As part of a push towards modernizing the way it collects important consumer data the Gambling Commission has released the results of an experimental survey into the habits of punters across the United Kingdom.
The regulator stated the new ‘push-to-web’ exercise was conducted so as to improve the ways in which it accumulates information on adult gambling participation alongside the potential numbers of those who may be experiencing ‘difficulties or harms through their gambling’.
The Gambling Commission conducted a fresh web-based investigation in partnership with the National Centre for Social Research by gathering responses from some 4,000 punters between April and May. The regulator declared this new way of collecting information is more cost-effective than its more traditional telephone surveys and could eventually allow it to collect ‘more detailed analysis’ from ‘increased numbers of people’.
To make sure the experimental exercise was as thorough as possible, the Gambling Commission moreover invited stakeholder contributions and as a result received feedback from over 130 respondents including via workshops and engagement panels tied to a 2020 consultation.
The Head of Statistics for the Gambling Commission, Helen Bryce, revealed the examination found half of the respondents had gambled in the four weeks prior to being surveyed with 61% having enjoyed some form of gambling within the past year. In this first coterie, the exercise furthermore showed that men were more likely to have gambled than women at a rate of 52.6% to 47.3%.
In addition, the experimental survey revealed those between the ages of 45 and 54 had been the most apt to have gambled at 61.6% while their counterparts aged 75 and beyond were the least liable at 39.6%.
“Over the past three years, we have devoted substantial resources in money, people, and time and collaborated with field experts to create the best consumer gambling survey possible,” Bryce said. “We have reached a significant milestone today by publishing the findings from the project’s final experimental stage.”
The examination correspondingly crowned the National Lottery as the most popular form of British gambling for the four-week period at 31.8% with online sales having outpaced physical purchases by 25% to 17.9%. The survey went on to discover that15% of the respondents had participated in a charity lottery while 13% had purchased a National Lottery scratchcard.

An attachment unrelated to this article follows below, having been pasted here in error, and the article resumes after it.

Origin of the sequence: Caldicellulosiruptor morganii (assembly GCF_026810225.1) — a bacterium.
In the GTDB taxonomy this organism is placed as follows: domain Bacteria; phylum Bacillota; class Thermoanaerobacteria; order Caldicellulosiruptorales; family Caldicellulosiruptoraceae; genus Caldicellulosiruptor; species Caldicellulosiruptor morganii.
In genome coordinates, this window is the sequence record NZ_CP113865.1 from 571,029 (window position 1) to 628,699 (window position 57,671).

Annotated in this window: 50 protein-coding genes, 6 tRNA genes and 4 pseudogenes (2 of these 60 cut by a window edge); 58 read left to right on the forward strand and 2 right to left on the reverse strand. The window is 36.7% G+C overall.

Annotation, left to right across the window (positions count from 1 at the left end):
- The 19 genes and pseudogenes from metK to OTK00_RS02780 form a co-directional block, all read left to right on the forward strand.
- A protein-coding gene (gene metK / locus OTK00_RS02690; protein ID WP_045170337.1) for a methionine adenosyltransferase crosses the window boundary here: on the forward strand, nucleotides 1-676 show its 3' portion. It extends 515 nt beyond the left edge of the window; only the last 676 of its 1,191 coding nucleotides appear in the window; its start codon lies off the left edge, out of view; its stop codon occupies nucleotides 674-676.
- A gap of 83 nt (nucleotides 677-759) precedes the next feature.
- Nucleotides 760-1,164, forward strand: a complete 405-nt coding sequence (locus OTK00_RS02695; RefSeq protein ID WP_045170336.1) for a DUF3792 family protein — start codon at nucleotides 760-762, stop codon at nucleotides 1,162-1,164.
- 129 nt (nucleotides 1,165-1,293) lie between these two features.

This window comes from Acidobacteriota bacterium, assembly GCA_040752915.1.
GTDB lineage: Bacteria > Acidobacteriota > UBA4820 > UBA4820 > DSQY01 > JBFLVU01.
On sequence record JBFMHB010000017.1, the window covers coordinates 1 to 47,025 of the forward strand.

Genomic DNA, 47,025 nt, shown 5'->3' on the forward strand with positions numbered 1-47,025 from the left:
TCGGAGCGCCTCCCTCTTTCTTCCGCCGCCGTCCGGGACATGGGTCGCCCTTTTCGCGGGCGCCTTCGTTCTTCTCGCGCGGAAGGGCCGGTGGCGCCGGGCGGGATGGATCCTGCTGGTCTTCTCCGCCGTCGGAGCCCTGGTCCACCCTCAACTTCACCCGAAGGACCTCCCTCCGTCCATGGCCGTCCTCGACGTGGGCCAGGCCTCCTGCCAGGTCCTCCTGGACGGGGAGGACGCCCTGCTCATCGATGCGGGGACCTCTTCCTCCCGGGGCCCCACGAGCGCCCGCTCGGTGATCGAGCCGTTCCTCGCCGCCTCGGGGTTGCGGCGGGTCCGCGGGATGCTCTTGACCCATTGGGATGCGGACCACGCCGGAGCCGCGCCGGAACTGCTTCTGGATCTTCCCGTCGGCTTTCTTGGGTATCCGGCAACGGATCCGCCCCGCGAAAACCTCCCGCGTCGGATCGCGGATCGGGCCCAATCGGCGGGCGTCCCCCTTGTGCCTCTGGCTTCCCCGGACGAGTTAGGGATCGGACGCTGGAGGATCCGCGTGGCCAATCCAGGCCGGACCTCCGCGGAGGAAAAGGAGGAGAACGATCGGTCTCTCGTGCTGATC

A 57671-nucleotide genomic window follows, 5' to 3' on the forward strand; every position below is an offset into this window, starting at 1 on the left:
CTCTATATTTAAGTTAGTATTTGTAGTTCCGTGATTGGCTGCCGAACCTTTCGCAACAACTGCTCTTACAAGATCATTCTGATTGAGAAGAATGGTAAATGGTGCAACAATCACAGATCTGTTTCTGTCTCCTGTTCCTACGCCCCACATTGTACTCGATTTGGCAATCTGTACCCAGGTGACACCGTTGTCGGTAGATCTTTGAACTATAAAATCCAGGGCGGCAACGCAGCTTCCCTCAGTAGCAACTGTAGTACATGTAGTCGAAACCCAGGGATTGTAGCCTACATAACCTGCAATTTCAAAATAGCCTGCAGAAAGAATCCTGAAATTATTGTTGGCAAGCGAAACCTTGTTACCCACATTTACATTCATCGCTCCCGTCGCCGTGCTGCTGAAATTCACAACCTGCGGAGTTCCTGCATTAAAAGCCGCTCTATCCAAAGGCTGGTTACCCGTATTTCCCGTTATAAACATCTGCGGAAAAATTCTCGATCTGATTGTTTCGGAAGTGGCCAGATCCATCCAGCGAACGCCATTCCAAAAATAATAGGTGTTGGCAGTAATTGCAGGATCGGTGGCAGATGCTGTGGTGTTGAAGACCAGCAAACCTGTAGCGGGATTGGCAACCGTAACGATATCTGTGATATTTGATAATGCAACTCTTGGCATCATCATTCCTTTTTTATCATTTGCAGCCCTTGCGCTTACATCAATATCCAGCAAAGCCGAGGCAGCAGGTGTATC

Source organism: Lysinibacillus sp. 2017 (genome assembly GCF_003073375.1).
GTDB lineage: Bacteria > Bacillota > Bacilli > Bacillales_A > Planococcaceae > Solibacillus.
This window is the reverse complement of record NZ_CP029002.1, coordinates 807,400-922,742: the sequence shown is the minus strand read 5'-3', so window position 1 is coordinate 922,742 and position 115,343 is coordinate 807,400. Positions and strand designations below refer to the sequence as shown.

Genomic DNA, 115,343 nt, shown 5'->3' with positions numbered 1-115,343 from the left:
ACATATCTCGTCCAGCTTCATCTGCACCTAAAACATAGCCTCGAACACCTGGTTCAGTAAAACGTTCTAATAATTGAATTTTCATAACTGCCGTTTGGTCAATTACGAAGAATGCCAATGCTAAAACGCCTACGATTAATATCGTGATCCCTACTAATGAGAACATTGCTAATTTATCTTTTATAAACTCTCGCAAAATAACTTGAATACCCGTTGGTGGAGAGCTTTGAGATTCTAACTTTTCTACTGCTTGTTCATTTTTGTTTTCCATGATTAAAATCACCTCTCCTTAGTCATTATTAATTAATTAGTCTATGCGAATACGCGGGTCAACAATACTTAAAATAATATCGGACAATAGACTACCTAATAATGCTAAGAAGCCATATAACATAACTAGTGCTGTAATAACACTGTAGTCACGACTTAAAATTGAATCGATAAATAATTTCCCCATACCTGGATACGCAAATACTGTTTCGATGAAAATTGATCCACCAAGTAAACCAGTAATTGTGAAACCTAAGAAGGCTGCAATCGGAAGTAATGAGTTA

These amusements had been followed by online sports betting at 11.6% and in-person sports wagering at 5.1% with online casino participation sitting at 2.4% before land-based casino at 1.5%.
Regarding motivation, the survey declared that ‘most gamblers took part in gambling for monetary reasons’ such as the chance to win a cash prize or for ‘enjoyment reasons’. The exercise also saw 44% of respondents give their last gambling experience a score of at least six on the ten-point Problem Gambling Severity Index while 37% opted for the more neutral mark of five with 2.5% going for eight or above.
The Gambling Commission has sought to allay concerns this new way of collecting information may well appeal more to regular gamblers than non-gamblers by commissioning Professor Patrick Sturgis from the London School of Economics to undertake an independent appraisal into the revised methodology. Critics have moreover suggested the web-based exercise has a lower response rate than the regulator’s existing face-to-face method and depends on participants' understanding of the questions.
In response, Bryce asserted her organization needs ‘to establish a new baseline to track future changes in gambling behaviour in Great Britain’ and intends to utilize larger sample sizes for future surveys. She moreover described the changes in methodology as ‘challenging but crucial’ in ensuring the regulator’s information remains ‘relevant and robust’.
“With the extensive development and testing of our new methodology and the projected annual response of around 20,000 participants, we are committed to ensuring that our approach is as pertinent and sound as possible,” Bryce said. “We will publish his findings and recommendations early next year before the methodology becomes our official statistics in 2024.”
Alan Campbell has been reporting on the global gambling industry ever since graduating from university in the late-1990s with degrees in journalism, English and history. Now headquartered in the northern English city of Sheffield, he has written on a plethora of topics, companies, regulatory developments and technological innovations for a large number of traditional and digital publications from around the planet.Read Full Bio